So one way to approach this problem is to check the creation time of the user folder. A user folder created in the last two minutes is likely to be new and okay to be scripted to the new default, but a user folder created over two minutes ago may have already been customized by the user. Dock. Actually, the user folder gets created when the user folder is created, not when the user logs in. So it's actually better to check for when the was created, even though that creation date shifts to about a day ago, even if you don't modify the Dock at all—it's still a more accurate indicator than the user folder creation.

Script to check for user folder creation date/time

I wrote up a CheckUserFolderCreationTime script that you can pop into various login-once scripts that you want to have applied to only newly-created users.

The logic of it is basically:

  1. Define a threshold of creation time.
  2. Find the current user's home directory Dock .plist.
  3. Find the date and time it was created.
  4. See if it was created within the past [threshold] minutes.


Filling out a Google Form from the terminal using the curl command

Cheating a bit here by just linking to someone else's blog post, but it's very well written, with screenshots and different colors. Why reinvent the wheel?

Here it is:
Submit Google Forms By Curl Command


Renaming a Mac hard drive from the command line

You know, if your hard drives are set to show as icons on the desktop, you can rename them by selecting them, hitting Enter, and then typing in a new name? If you want to script naming, you can also name from the command line.

For example, if you want to rename the drive you're currently booted to and call it Munki Time, you'd use this command:

diskutil rename / Munki\ Time
The forward slash represents the root (top-level) directory and the backslash just escapes the space, so the terminal knows you're including Time with Munki as one label.


Terminal command to change a user password on a Mac

Update May, 2019

Now that there are SecureToken users, the command below no longer works to reset another user's password. Thanks to mario on the MacAdmins Slack for testing.


Just a cleaned-up version of directions from Mac Script to change Administrator password

Changing a user password via terminal command

If you ever want to—perhaps for scripting purposes?—change a user's password from the command-line (despite what it says in the link above, you don't have to be logged in as the user to change the user's password, but you do have to be logged in as an admin user), these are the commands you'd use:

sudo /usr/bin/dscl . -passwd /Users/username newpassword
sudo security set-keychain-password -o oldpassword -p newpassword /Users/username/Library/Keychains/login.keychain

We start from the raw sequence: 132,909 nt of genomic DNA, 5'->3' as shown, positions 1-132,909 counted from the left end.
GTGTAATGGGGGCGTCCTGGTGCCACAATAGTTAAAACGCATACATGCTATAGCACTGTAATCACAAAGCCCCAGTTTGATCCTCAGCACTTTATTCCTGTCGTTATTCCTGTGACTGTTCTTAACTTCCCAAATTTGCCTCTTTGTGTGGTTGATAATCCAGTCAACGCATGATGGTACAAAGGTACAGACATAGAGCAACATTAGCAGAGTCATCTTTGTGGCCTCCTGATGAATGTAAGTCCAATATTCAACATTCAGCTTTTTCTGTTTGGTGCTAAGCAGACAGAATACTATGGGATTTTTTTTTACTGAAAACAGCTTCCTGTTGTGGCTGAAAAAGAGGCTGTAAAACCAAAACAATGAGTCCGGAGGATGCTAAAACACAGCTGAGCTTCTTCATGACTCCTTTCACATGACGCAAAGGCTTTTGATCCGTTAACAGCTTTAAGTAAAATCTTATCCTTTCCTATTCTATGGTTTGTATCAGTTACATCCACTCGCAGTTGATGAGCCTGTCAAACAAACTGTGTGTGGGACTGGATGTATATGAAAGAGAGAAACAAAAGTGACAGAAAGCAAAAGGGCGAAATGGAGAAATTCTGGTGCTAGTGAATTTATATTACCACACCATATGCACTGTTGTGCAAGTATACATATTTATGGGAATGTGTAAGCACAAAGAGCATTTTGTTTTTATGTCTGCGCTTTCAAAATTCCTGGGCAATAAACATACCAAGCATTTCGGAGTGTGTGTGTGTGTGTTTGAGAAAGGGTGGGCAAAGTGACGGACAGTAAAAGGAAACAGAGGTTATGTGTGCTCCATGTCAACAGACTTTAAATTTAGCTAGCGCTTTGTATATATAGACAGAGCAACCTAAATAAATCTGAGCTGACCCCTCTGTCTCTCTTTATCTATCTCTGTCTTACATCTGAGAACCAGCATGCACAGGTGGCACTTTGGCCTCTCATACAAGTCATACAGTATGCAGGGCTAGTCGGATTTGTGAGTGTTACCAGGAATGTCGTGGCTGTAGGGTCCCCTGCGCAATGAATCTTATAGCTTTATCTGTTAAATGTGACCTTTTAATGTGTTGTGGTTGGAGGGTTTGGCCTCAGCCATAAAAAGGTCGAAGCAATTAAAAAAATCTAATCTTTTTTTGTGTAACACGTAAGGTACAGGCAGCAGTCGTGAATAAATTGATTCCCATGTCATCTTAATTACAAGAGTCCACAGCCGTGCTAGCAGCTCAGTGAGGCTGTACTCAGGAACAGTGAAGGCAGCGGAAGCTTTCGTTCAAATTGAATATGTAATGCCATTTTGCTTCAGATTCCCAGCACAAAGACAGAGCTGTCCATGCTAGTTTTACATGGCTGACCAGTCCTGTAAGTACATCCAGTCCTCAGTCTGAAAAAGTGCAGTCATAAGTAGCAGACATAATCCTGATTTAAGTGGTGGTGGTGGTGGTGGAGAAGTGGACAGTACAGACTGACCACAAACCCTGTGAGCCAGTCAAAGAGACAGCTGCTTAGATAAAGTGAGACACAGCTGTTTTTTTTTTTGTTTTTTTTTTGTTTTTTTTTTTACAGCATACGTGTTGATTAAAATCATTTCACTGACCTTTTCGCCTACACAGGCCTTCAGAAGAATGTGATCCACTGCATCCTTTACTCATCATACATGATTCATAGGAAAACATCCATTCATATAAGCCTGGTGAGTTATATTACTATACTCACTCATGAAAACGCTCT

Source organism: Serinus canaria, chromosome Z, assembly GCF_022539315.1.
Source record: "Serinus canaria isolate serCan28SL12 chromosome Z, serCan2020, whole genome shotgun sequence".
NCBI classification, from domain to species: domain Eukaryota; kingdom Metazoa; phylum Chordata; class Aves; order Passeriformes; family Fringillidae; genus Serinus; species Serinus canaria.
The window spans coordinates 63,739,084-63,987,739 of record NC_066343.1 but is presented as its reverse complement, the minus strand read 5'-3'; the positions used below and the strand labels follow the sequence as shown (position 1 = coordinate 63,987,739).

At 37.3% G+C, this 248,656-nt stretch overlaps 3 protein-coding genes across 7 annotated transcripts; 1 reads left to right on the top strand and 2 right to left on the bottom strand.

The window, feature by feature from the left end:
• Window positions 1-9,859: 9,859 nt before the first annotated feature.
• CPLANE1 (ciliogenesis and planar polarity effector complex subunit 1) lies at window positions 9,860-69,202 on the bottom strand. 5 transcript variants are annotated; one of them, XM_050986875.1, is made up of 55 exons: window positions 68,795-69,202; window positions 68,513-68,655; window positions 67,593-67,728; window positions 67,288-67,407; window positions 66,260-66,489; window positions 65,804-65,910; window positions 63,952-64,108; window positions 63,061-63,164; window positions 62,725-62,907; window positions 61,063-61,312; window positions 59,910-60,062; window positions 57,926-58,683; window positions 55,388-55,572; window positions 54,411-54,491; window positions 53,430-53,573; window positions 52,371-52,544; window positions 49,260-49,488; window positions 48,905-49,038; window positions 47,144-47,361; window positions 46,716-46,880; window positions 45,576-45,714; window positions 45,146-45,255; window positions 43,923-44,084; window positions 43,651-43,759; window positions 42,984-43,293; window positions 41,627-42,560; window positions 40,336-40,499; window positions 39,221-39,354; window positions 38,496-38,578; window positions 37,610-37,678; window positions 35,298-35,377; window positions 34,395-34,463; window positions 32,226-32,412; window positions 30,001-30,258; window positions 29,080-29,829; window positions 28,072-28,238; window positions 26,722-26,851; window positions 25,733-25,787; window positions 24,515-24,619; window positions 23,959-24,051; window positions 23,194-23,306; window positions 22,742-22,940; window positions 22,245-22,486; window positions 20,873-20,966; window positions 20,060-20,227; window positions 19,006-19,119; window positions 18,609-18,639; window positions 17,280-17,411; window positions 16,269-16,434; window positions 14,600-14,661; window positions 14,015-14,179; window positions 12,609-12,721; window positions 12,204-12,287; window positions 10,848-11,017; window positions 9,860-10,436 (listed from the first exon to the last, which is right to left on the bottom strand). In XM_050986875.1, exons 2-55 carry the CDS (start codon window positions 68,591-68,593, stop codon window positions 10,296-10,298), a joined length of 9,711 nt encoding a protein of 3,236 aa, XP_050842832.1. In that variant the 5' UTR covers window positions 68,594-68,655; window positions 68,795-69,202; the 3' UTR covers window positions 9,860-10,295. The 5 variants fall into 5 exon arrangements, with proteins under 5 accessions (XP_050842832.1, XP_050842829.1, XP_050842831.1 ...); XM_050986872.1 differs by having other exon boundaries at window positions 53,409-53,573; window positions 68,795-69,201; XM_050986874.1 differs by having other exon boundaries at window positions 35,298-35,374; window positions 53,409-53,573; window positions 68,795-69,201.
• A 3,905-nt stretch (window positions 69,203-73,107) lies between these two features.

Substitute in the actual user's username for username, the actual user's old password for oldpassword and the actual user's new password for newpassword.

If you don't know the old password...

If, for some reason, you (and the user both) have forgotten the user's old password and don't want to deal with keychains issues, you can also just delete the existing keychain (instead of running the second command to update the keychain password):

sudo rm -r /Users/username/Library/Keychains/*

Security issues

One strong caveat is that the terminal, by default, will save commands to ~/.bash_history in plain text, so you're essentially storing a user's password in plain text, unless you temporarily disable bash history or later go into the ~/.bash_history file with a text editor (like nano) and delete the offending lines manually.

If you distribute this as part of a .pkg, nothing will be visible in a .bash_history file, but make sure you keep that .pkg extra secure or delete it after deploying it.


Running a post-uninstall script for a Munki package

Much as I love editing text files and entering commands into, I do also appreciate a good GUI frontend. Apart from munkiimport, I mainly manage Munki using MunkiAdmin, as I referenced in Absolute beginner’s guide to setting up Munki (not monkey).

Of course, I got a bit too comfortable with the GUI frontend, and I put in incorrectly a post-uninstall script for a package and got back this error message: Error executing script postuninstall_script: [Errno 8] Exec format error.

After I actually read the Munki wiki page on Pre And Postinstall Scripts, I realized my mistake—I'd put in only the command I wanted without giving the environment for that command.

Turns out (which makes sense in hindsight) I had to put in

before putting the actual command to run after the uninstall.

In case anyone else who's GUI-dependent (and who also hasn't read the wiki carefully) runs into this issue, that's the solution—put in the environment you're using (Is it bash, shell, python, etc.?), and not just the command itself.


Running sudo commands in Automator

If you're wondering how to run sudo (for privilege escalation) commands in Automator, this is one way to do it.

Launch up Automator (of course).